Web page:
Verizon Communications Inc. is still evaluating how the hack at Yahoo Inc. affects its $4.8-billion agreement to buy the Internet company's core assets, and it said figuring out the effects on the deal will be a "long process."
Verizon is interested in Yahoo because it wants to build an online advertising arm that could rival Google and Facebook. But a massive hack that netted personal information from at least 500 million users' Yahoo email accounts has raised questions about whether Verizon will ask for a discount or other changes.
Verizon said Thursday that it expects the Yahoo deal to build its digital media business, but Chief Financial Officer Fran Shammo said on a call with analysts that Verizon has to assume the breach "will have a material impact" on Yahoo, echoing comments from Verizon's general counsel last week. Shammo said evaluating what that means for its deal is going to be a "long process" and Verizon hasn't reached a final conclusion.
The hack, which took place in 2014 and was revealed last month, is not the public's only concern about Yahoo email.
In recent weeks, there have been reports that the Sunnyvale, Calif., company scanned incoming user emails for the federal government. Now, Yahoo is asking the government to clear the air.
Earlier this month, Reuters reported that Yahoo searched hundreds of millions of emails for specific information at the government's request, raising concerns about secret government surveillance programs. Yahoo called the Reuters story "misleading" and declined to comment on a subsequent New York Times story.
Yahoo said that although it can't respond in detail to these stories, the government can. In a letter to James Clapper, the director of national intelligence, it asked the government to confirm whether it issued such an order, to declassify the order if it exists and to make a public comment that clarifies the situation.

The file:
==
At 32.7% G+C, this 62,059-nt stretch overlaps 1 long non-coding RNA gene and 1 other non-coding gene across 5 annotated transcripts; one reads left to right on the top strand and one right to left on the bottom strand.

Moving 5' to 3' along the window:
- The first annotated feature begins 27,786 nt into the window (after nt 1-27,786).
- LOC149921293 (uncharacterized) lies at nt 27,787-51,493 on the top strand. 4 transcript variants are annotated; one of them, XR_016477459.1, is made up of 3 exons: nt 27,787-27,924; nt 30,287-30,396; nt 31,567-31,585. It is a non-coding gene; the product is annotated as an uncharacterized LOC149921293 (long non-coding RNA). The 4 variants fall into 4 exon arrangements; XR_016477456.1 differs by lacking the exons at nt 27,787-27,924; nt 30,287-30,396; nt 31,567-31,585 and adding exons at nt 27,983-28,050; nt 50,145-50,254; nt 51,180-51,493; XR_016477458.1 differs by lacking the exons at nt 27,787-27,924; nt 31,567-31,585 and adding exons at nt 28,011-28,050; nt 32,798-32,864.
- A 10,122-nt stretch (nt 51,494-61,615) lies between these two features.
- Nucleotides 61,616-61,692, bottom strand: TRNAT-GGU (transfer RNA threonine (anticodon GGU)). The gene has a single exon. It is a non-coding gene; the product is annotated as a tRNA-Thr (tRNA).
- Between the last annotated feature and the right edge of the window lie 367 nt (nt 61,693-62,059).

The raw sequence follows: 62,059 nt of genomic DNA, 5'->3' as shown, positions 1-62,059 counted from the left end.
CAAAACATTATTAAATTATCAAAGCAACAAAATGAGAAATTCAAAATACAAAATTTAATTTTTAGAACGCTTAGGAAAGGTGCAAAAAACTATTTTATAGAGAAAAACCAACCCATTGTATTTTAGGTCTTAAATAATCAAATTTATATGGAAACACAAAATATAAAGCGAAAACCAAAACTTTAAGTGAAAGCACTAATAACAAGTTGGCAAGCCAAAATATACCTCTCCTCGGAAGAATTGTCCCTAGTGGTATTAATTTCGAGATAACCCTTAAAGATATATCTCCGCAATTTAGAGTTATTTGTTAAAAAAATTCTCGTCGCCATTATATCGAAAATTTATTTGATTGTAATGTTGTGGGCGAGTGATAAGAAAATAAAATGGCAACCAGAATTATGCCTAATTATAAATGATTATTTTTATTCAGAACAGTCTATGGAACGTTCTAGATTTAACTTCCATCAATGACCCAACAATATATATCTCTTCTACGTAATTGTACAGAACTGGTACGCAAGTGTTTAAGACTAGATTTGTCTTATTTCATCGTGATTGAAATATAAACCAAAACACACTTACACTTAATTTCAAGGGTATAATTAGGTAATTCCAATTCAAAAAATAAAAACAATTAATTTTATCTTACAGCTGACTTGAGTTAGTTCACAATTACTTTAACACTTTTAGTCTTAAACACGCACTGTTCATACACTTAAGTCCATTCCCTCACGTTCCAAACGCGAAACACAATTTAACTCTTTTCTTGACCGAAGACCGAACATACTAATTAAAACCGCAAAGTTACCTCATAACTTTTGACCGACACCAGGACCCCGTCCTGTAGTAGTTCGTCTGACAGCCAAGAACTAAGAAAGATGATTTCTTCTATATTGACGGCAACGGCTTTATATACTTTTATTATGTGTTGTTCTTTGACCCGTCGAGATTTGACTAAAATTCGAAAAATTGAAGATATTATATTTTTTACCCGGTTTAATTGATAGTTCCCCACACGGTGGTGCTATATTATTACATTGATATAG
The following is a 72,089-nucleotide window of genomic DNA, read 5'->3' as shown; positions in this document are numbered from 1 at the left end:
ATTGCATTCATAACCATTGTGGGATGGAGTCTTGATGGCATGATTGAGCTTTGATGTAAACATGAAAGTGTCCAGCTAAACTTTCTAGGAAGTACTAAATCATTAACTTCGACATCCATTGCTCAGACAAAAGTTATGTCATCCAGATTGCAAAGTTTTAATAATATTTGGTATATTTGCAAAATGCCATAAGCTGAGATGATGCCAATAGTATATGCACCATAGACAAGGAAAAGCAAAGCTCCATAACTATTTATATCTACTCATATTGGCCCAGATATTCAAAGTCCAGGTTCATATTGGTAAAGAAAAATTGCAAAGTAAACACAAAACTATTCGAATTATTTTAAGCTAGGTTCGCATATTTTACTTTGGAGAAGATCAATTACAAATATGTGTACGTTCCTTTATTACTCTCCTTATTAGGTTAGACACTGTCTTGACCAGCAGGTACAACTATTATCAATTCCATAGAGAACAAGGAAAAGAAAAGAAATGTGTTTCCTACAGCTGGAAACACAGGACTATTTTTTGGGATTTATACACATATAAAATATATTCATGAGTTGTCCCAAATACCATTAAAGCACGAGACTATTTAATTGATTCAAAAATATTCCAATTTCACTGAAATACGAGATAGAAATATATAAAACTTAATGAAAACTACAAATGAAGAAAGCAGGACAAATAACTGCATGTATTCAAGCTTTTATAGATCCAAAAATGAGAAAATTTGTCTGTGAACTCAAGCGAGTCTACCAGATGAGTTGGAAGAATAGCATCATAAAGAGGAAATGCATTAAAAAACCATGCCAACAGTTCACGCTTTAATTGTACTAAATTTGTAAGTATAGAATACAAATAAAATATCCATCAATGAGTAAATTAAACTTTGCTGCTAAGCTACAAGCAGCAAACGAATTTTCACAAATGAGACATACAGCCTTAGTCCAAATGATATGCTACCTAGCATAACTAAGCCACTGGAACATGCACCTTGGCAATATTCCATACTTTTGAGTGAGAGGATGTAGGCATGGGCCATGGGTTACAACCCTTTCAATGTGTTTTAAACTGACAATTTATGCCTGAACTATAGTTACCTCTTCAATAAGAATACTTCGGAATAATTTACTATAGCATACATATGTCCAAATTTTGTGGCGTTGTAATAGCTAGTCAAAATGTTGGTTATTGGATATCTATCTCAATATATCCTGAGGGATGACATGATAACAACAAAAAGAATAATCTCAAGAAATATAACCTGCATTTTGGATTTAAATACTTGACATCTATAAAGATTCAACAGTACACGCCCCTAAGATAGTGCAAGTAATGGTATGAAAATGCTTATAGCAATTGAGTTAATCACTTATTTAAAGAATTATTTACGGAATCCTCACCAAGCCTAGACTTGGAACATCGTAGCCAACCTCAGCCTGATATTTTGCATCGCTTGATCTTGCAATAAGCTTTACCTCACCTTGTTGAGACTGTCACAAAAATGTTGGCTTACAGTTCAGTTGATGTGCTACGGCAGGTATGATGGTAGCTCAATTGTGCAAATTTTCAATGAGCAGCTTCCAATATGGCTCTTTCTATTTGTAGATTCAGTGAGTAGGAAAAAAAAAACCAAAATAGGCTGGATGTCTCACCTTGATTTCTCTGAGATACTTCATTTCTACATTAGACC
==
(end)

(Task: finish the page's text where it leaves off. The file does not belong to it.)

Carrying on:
A national-intelligence spokesman said the agency will reply to Yahoo.
On Thursday, Verizon also said its own profit fell in its most recent quarter as it added fewer subscribers for its traditional cellphone business.
In its largest division, selling Internet service to millions of wireless customers, Verizon is dealing with increasing competition. It added 442,000 subscribers that pay each month, the more lucrative kind of wireless customer. That's down 66% from a year earlier. The company said its phone business was hurt by rivals introducing new unlimited plans, the recall of the fire-prone Samsung Galaxy Note 7 and a backlog for the iPhone 7 that came out in September.
And "churn" — a measure of how many customers are canceling their service — rose, which Verizon said was mostly because of tablet-customer defections.
The New York company also said that it was rebounding in its home Internet and cable business, which had been hit by a strike of almost 40,000 employees earlier in the year. It added 90,000 home Internet customers for its FiOS service, down 6% from a year earlier, and 36,000 cable customers, down 20% from a year earlier.
Overall, Verizon reported net income of $3.62 billion, or 89 cents per share, in the three months that ended Sept. 30. That's down from $4 billion, or 99 cents per share, in the same quarter last year.
Earnings, adjusted for non-recurring costs and severance costs, were $1.01 per share, topping Wall Street expectations. The average estimate of 14 analysts surveyed by Zacks Investment Research was for earnings of 99 cents per share.
Revenue fell nearly 7% to $30.94 billion in the quarter, which missed expectations. Seven analysts surveyed by Zacks expected $31.14 billion.
Shares of Verizon fell 2.5% to $49.14 on Thursday. The price is up more than 8% over the past year.
1:50 p.m.: This article was updated with Verizon shares' closing price.